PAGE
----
A 2011 study co-funded by the American College of Rheumatology Research and Education Foundation and the National Institutes of Health looked at knee pain trends in the American population.
After analyzing data from six National Health and Nutrition Exam Surveys (NHANES) and three Framingham Osteoarthritis Study examination periods, researchers noted that knee pain and symptomatic knee osteoarthritis has “increased substantially” over the past couple of decades.
What’s behind this growing number of lower extremity issues?
Common knee pain causes
Though the researchers initially thought that the aging U.S. population, increased obesity rates, and specific types of knee osteoarthritis were to blame, their results weren’t that conclusive.
Instead, they found that obesity was only partially responsible for the rise in knee-related issues. Also, though symptomatic knee osteoarthritis seemed to increase in older individuals, radiographic knee osteoarthritis did not.
In fact, osteoarthritis in general is still the most common disease impacting the knee area today according to the U.S. National Library of Medicine, stating that this condition involves the knee’s cartilage gradually wearing away.
However, injuries to the knee area are also a major concern, with the American Academy of Orthopaedic Surgeons (AAOS) reporting that some of the most common knee injuries are fractures, dislocations, and injuries to the anterior cruciate ligament (ACL), posterior cruciate ligament (PCL), or collateral ligaments.
Meniscal tears and tendon tears tend to happen frequently as well, according to the AAOS.
Knee-based treatment options
When treating most knee issues, the AAOS recommends that individuals use the RICE method (rest, ice, compression and elevation).
Non-steroidal anti-inflammatory medications can also help provide relief with issues related to pain and swelling.
In some cases, a health care provider may suggest immobilizing the knee area to keep it from moving or recommend engaging in physical therapy to restore proper movement, function and strength, according to the AAOS.
Another option to consider is the use of topicals.
Using topicals for knee pain relief
Many studies have been conducted in an effort to assess how effective topicals are at lessening knee pain and some of this research has indicated promising results.
For instance, a 2010 study published in Pain Physician involved 20 patients with chronic knee pain. Some participants took ibuprofen three times a day to help deal with the pain and the remaining subjects applied a topical gel four times daily.
After two weeks, the participants’ levels of pain were reassessed. Those who used topicals reported “significant improvements” in knee pain, stiffness and function. Their patient satisfaction levels improved as well. Conversely, the ibuprofen group shared improvements in physical function only.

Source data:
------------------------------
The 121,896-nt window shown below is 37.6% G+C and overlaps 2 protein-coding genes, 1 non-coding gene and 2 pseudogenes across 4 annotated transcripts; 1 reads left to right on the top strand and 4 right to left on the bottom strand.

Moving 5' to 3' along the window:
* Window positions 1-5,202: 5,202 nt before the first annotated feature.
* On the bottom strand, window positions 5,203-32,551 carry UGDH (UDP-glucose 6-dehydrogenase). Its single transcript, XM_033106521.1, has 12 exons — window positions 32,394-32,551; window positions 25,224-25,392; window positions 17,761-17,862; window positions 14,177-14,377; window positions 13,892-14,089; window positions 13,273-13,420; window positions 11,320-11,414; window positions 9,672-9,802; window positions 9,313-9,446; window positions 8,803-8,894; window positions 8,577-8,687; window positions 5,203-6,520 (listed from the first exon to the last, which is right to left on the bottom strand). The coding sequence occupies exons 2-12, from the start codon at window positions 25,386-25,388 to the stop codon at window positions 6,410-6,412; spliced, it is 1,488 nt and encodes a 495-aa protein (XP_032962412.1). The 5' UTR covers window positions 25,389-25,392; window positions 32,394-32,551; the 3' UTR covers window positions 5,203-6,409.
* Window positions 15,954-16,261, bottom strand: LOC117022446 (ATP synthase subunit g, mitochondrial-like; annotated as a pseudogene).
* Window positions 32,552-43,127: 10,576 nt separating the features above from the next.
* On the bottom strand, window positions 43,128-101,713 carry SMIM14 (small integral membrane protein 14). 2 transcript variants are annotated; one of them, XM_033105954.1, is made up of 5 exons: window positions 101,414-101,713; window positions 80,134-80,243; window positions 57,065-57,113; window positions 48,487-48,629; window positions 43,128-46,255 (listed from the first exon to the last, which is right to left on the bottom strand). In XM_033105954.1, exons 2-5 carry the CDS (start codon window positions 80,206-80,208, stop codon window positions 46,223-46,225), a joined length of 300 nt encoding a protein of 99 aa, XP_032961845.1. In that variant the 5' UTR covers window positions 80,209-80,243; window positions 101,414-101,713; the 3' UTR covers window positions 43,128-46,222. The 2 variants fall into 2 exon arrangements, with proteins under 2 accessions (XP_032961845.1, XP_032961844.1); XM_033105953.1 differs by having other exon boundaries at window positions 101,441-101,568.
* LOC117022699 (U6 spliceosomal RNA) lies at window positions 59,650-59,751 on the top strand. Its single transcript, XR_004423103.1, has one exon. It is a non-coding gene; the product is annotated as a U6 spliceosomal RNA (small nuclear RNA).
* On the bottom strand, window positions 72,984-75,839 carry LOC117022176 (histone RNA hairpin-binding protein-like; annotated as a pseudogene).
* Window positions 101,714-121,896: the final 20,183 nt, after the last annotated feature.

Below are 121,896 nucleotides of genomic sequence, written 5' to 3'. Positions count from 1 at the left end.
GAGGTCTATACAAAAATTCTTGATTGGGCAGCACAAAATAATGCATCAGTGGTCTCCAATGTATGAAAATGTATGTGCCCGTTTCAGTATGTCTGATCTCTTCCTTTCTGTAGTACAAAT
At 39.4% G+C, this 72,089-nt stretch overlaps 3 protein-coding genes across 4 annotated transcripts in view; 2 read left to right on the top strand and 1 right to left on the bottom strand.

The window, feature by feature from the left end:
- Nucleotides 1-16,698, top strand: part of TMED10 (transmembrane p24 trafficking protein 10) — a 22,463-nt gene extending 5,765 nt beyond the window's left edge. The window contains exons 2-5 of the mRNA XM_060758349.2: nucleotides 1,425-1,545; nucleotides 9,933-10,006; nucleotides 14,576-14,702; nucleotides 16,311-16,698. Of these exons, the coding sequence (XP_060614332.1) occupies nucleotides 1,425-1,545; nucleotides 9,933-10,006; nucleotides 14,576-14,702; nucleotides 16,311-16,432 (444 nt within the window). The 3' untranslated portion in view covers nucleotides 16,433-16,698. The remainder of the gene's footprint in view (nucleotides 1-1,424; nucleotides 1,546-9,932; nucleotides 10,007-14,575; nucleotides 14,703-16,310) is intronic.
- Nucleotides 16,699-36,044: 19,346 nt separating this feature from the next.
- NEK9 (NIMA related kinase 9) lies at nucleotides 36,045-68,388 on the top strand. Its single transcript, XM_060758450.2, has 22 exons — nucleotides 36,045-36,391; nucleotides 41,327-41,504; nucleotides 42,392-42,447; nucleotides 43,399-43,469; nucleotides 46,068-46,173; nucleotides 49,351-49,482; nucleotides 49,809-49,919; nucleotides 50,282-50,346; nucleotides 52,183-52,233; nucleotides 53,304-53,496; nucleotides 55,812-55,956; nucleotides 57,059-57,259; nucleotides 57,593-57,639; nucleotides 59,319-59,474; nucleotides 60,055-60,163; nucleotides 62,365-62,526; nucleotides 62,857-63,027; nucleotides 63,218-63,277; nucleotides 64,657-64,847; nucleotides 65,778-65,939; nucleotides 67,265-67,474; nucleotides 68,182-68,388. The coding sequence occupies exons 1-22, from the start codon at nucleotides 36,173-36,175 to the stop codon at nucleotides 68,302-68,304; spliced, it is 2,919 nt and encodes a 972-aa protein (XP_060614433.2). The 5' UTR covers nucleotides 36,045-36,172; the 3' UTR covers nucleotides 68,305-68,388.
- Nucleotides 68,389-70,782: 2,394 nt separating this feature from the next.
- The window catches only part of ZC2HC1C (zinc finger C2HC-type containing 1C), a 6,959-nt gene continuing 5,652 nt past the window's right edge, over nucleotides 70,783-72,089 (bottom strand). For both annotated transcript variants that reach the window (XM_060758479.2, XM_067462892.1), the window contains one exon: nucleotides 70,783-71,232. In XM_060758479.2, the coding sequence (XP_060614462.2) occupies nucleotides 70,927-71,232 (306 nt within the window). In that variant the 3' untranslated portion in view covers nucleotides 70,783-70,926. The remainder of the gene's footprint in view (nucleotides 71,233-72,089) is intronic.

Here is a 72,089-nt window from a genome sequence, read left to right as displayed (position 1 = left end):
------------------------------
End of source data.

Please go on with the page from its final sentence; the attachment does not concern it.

A 2017 review published in The American Journal of the Medical Sciences adds that, when it comes to the management of conditions such as degenerative knee osteoarthritis, current treatment guidelines suggest topicals as “first-line therapy.” This is especially true for older patients, a population at risk of suffering negative side effects when taking oral pain relievers.
Knee pain and oral medications
This review goes on to explain that individuals taking oral non-steroidal anti-inflammatory drugs (NSAIDs) in higher doses or for longer durations can develop gastrointestinal issues, cardiac and renal concerns, and have potential drug interactions. That makes this category of drugs a less-than-ideal option.
In a 2018 news release, the American Journal of Managed Care adds that topical analgesics are also better than opioid prescriptions because of these drugs’ negative side effects. These effects include opioid-induced constipation, feeling sedated, nauseated, and dizzy. Opioids can also cause respiratory depression, drug dependency and overdose-related death.
Topical treatment options
The three types of topicals highlighted in the 2017 review as providing knee pain relief include:
- Capsaicin: Binds to the skin’s heat-sensitive receptors, creating an analgesic effect while also serving as an anti-inflammatory.
- Topical NSIADs: Create local and systemic analgesic and anti-inflammatory effects via inhibition of the cyclooxygenase (COX) enzyme.
- Salicylates: Counter-irritants similar to NSAIDs that alter or offset joint-related pain by impacting the associated nerves.
Additionally, cooling topical therapies are often used to reduce inflammation, pain and edema, whereas topical heat therapy works to relax muscles in the knee area and improve circulation.
Safe topical use
The one main concern when using topicals safely is the risk of burns, according to the U.S. Food & Drug Administration (FDA). Therefore, if pain or swelling occurs where the topical is applied or if the skin blisters in that area, the FDA recommends seeking immediate medical attention.
Topicals should also not be applied in conjunction with heat (whether via a heating pad, heat lamp or other heat source) or to areas of the skin that are open or irritated. Bandages should also not be used where topicals have been administered.
Though there are many causes of knee pain, topicals can help provide relief without the side effects commonly associated with oral pain relievers. To use them safely, watch for adverse skin reactions, don’t use them in conjunction with heat, and don’t apply bandages to the topical area.